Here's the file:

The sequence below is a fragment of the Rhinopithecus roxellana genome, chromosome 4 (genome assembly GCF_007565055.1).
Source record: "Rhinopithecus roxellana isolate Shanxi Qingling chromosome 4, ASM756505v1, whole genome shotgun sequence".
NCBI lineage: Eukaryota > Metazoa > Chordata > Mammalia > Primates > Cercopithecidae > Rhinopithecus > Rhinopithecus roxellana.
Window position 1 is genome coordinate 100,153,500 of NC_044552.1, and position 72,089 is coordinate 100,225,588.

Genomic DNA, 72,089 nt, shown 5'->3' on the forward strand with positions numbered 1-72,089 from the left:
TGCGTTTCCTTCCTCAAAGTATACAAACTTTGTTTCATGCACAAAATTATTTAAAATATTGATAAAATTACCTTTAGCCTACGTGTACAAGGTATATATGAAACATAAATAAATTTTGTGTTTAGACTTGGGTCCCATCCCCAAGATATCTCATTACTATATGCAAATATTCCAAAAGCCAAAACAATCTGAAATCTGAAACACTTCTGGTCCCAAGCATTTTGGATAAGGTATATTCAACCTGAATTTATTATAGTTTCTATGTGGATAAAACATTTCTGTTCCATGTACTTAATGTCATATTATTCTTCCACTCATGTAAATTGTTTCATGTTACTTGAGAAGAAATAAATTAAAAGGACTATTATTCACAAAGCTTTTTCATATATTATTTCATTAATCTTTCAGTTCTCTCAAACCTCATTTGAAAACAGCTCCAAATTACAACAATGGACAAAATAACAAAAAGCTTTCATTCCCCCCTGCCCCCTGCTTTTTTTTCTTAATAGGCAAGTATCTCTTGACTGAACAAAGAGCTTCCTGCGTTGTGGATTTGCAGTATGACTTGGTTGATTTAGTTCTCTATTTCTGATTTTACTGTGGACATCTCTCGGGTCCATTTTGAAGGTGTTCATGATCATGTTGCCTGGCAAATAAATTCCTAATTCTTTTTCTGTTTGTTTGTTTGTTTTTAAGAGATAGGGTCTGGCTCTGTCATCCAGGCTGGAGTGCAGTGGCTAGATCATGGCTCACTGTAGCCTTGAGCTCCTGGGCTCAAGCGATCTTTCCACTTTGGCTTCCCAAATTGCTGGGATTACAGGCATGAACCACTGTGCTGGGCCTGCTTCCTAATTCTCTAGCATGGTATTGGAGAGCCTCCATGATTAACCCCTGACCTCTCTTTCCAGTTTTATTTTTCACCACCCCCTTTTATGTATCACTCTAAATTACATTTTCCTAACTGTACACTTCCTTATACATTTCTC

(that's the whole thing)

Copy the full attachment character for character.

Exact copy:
The sequence below is a fragment of the Rhinopithecus roxellana genome, chromosome 4 (genome assembly GCF_007565055.1).
Source record: "Rhinopithecus roxellana isolate Shanxi Qingling chromosome 4, ASM756505v1, whole genome shotgun sequence".
NCBI lineage: Eukaryota > Metazoa > Chordata > Mammalia > Primates > Cercopithecidae > Rhinopithecus > Rhinopithecus roxellana.
Window position 1 is genome coordinate 100,153,500 of NC_044552.1, and position 72,089 is coordinate 100,225,588.

Genomic DNA, 72,089 nt, shown 5'->3' on the forward strand with positions numbered 1-72,089 from the left:
TGCGTTTCCTTCCTCAAAGTATACAAACTTTGTTTCATGCACAAAATTATTTAAAATATTGATAAAATTACCTTTAGCCTACGTGTACAAGGTATATATGAAACATAAATAAATTTTGTGTTTAGACTTGGGTCCCATCCCCAAGATATCTCATTACTATATGCAAATATTCCAAAAGCCAAAACAATCTGAAATCTGAAACACTTCTGGTCCCAAGCATTTTGGATAAGGTATATTCAACCTGAATTTATTATAGTTTCTATGTGGATAAAACATTTCTGTTCCATGTACTTAATGTCATATTATTCTTCCACTCATGTAAATTGTTTCATGTTACTTGAGAAGAAATAAATTAAAAGGACTATTATTCACAAAGCTTTTTCATATATTATTTCATTAATCTTTCAGTTCTCTCAAACCTCATTTGAAAACAGCTCCAAATTACAACAATGGACAAAATAACAAAAAGCTTTCATTCCCCCCTGCCCCCTGCTTTTTTTTCTTAATAGGCAAGTATCTCTTGACTGAACAAAGAGCTTCCTGCGTTGTGGATTTGCAGTATGACTTGGTTGATTTAGTTCTCTATTTCTGATTTTACTGTGGACATCTCTCGGGTCCATTTTGAAGGTGTTCATGATCATGTTGCCTGGCAAATAAATTCCTAATTCTTTTTCTGTTTGTTTGTTTGTTTTTAAGAGATAGGGTCTGGCTCTGTCATCCAGGCTGGAGTGCAGTGGCTAGATCATGGCTCACTGTAGCCTTGAGCTCCTGGGCTCAAGCGATCTTTCCACTTTGGCTTCCCAAATTGCTGGGATTACAGGCATGAACCACTGTGCTGGGCCTGCTTCCTAATTCTCTAGCATGGTATTGGAGAGCCTCCATGATTAACCCCTGACCTCTCTTTCCAGTTTTATTTTTCACCACCCCCTTTTATGTATCACTCTAAATTACATTTTCCTAACTGTACACTTCCTTATACATTTCTC